Jodie Foster - Once in a Lifetime


Challenging viewers did not disappear for Ms. Foster as she matured. If the masterful Taxi Driver drew critics, they would have a field day after her stunning performances as a rape survivor in ‘The Accused’ and as Special Agent Clarice Starling in the hit thriller 'The Silence of the Lambs'which earned her two Academy Awards® for Best Actress and a reputation as one of the most critically acclaimed, and daring actresses of her generation. ‘Normal is not something to aspire to,’ she once stated, ‘it's something to get away from.’ Intelligent (she graduated with honors from Yale University in 1985, earning a B.A. in literature), beautiful (her loveliness fueled the fire of Hollywood’s most memorable crazies), and talented beyond compare (For her role in ‘The Silence of the Lambs,’ Ms. Foster was also awarded a Golden Globe® Award, a British Academy Award, a New York Film Critics Award and a Chicago Film Critics Award), she is not only among the finest female actors of our time, but she is among the finest of all time and all gender.

Concerning her roles, Ms. Foster states, ‘I guess I've played a lot of victims, but that's what a lot of the history of women is about.’ Yet this brilliant artist takes that, and in the film ‘The Brave One,’ gets revenge. She states, ‘I have, in some ways, saved characters that have been marginalized by society by playing them, and having them still have dignity and still survive, still get through it.’ Most recently audiences saw Jodie star in the Fox Walden film ‘Nim’s Island’ with Gerard Butler.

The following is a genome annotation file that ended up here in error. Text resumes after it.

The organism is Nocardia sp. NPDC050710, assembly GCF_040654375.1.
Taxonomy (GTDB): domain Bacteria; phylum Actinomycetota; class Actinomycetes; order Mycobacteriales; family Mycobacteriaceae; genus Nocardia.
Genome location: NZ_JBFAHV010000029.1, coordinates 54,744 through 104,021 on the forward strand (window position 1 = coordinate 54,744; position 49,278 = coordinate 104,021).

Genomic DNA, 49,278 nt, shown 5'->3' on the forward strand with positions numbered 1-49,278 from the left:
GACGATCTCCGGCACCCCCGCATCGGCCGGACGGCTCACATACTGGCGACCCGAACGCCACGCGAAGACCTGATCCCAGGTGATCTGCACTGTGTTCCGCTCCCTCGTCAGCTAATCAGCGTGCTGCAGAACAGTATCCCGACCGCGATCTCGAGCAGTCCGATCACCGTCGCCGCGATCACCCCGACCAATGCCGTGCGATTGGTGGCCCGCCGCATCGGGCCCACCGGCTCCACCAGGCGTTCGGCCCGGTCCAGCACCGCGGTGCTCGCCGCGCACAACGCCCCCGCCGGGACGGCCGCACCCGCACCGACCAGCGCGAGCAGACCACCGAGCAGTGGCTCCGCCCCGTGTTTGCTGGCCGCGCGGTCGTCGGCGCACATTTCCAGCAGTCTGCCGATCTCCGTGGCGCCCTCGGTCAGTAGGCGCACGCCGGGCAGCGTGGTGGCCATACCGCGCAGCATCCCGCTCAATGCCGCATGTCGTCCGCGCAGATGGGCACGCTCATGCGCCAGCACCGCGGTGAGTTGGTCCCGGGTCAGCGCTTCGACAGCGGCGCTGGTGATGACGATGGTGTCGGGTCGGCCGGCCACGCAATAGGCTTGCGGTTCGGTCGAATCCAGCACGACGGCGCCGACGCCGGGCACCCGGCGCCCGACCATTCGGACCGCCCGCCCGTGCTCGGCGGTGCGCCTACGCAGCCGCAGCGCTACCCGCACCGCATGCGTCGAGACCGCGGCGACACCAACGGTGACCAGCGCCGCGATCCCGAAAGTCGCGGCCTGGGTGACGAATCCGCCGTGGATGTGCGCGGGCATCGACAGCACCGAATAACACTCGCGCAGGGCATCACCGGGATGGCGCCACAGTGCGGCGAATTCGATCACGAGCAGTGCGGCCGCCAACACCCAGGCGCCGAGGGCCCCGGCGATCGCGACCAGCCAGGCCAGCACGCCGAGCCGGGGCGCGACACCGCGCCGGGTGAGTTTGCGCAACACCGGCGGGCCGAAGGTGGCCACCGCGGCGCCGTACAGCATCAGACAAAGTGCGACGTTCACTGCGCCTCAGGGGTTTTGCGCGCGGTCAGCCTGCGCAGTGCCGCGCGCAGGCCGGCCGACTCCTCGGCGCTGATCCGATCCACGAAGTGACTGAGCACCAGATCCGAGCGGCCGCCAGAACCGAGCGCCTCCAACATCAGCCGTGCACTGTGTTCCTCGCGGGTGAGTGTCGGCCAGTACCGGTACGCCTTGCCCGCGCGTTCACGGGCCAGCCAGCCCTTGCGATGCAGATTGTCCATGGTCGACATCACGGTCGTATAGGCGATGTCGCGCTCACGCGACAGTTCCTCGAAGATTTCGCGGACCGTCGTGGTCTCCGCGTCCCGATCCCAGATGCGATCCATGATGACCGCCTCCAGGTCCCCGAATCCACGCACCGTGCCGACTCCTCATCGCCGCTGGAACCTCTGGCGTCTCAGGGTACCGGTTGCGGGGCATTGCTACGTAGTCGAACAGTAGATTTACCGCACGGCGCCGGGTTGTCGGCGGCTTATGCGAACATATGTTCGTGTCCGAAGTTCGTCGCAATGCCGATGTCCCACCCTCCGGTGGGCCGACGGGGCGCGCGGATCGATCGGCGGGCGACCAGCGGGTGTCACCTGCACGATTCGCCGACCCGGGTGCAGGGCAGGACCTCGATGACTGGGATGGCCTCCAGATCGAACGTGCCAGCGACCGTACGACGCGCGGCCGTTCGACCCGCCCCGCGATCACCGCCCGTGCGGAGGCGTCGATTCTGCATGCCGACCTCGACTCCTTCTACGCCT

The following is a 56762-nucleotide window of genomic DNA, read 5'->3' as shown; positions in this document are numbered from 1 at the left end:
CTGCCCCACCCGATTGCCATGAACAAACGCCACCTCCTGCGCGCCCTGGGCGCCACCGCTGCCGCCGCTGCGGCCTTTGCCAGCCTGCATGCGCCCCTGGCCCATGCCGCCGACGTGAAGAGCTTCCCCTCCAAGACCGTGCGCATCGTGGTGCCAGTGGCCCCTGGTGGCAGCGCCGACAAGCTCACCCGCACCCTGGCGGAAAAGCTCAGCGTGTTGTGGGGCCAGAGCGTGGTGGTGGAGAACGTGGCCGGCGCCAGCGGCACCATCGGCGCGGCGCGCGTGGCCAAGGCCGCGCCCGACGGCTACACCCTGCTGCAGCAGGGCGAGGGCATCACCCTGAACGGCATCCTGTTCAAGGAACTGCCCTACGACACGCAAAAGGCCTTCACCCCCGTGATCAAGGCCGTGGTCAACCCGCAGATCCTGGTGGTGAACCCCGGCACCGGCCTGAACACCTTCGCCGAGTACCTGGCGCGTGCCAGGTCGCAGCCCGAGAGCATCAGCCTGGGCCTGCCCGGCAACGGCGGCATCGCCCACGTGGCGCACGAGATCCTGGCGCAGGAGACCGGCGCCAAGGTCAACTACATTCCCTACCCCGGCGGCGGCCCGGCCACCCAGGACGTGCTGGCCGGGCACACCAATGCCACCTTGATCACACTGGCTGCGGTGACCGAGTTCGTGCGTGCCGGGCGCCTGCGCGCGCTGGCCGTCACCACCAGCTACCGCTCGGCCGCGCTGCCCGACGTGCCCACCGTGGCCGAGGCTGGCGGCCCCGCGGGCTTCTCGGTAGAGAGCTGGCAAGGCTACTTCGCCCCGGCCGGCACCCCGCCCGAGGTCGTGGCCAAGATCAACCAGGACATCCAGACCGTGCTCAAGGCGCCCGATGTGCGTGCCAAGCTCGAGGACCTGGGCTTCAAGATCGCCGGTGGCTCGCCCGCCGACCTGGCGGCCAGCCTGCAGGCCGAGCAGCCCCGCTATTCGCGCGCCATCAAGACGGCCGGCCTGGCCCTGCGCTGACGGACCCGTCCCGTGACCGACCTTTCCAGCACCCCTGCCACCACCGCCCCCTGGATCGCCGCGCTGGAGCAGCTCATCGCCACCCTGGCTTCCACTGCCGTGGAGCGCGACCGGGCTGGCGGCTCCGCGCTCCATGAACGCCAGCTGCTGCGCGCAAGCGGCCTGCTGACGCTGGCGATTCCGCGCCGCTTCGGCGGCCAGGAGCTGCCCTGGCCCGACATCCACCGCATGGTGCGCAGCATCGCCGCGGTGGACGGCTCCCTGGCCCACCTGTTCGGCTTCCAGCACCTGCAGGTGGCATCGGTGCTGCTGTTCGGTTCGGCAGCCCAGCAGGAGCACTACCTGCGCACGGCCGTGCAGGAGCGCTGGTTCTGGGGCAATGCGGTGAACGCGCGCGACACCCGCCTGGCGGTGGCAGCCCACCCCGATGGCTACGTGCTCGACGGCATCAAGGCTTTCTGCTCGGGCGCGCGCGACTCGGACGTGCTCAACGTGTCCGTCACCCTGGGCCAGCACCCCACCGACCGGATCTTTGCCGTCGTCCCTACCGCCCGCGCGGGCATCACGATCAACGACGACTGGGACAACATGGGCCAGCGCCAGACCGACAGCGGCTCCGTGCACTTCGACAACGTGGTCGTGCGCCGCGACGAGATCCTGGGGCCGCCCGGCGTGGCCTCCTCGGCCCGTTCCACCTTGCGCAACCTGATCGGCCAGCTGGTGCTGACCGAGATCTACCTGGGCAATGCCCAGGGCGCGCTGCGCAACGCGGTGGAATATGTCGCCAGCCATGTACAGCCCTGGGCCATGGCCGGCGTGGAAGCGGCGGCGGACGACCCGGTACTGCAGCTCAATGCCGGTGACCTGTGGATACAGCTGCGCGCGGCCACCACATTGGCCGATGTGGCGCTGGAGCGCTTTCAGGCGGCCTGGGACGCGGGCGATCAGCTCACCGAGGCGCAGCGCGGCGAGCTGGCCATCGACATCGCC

In addition to her acting, Jodie Foster has always had a strong interest in the art of filmmaking. Ms. Foster made her motion picture directorial debut in 1991 with the highly acclaimed ‘Little Man Tate,’ in which she also starred. In 1995, She directed her second film, ‘Home for the Holidays’, which she also produced. The film starred Holly Hunter, Anne Bancroft and Robert Downey Jr. Her approach to filmmaking, is little different than her actable choices. She approaches each film not as mere fluff to sell, but as art to influence culture. Of this Jodie Foster states, ‘I've always had this idea that I wanted movies to make people better not worse.’

Jodie Foster founded Egg Pictures in 1992 and the company produced ‘Nell’ (1994), which did just that, and for which she earned an Academy Award® nomination for Best Actress; ‘Home for the Holidays’ (1995); the Showtime telefilm ‘The Baby Dance’ (1998) which received a Peabody Award, four Emmy® Award nominations and three Golden Globe® Award nominations, as well as USA Films’ ‘Waking the Dead,’ directed by Keith Gordon starring Billy Crudup and Jennifer Connelly. In 1996, Egg presented the award-winning, intense French film ‘Hate’ in the United States. Egg Pictures most recently produced ‘The Dangerous Lives of Altar Boys’ (2001) which received great acclaim. Ms. Foster's next films anticipated are the ‘Leni Riefenstahl biopic’, and ‘Flora Plum.’

By Bruce Edwin, with kind courtesy of the office of publicity of Jodie Foster.

©2009,The Hollywood Sentinel ®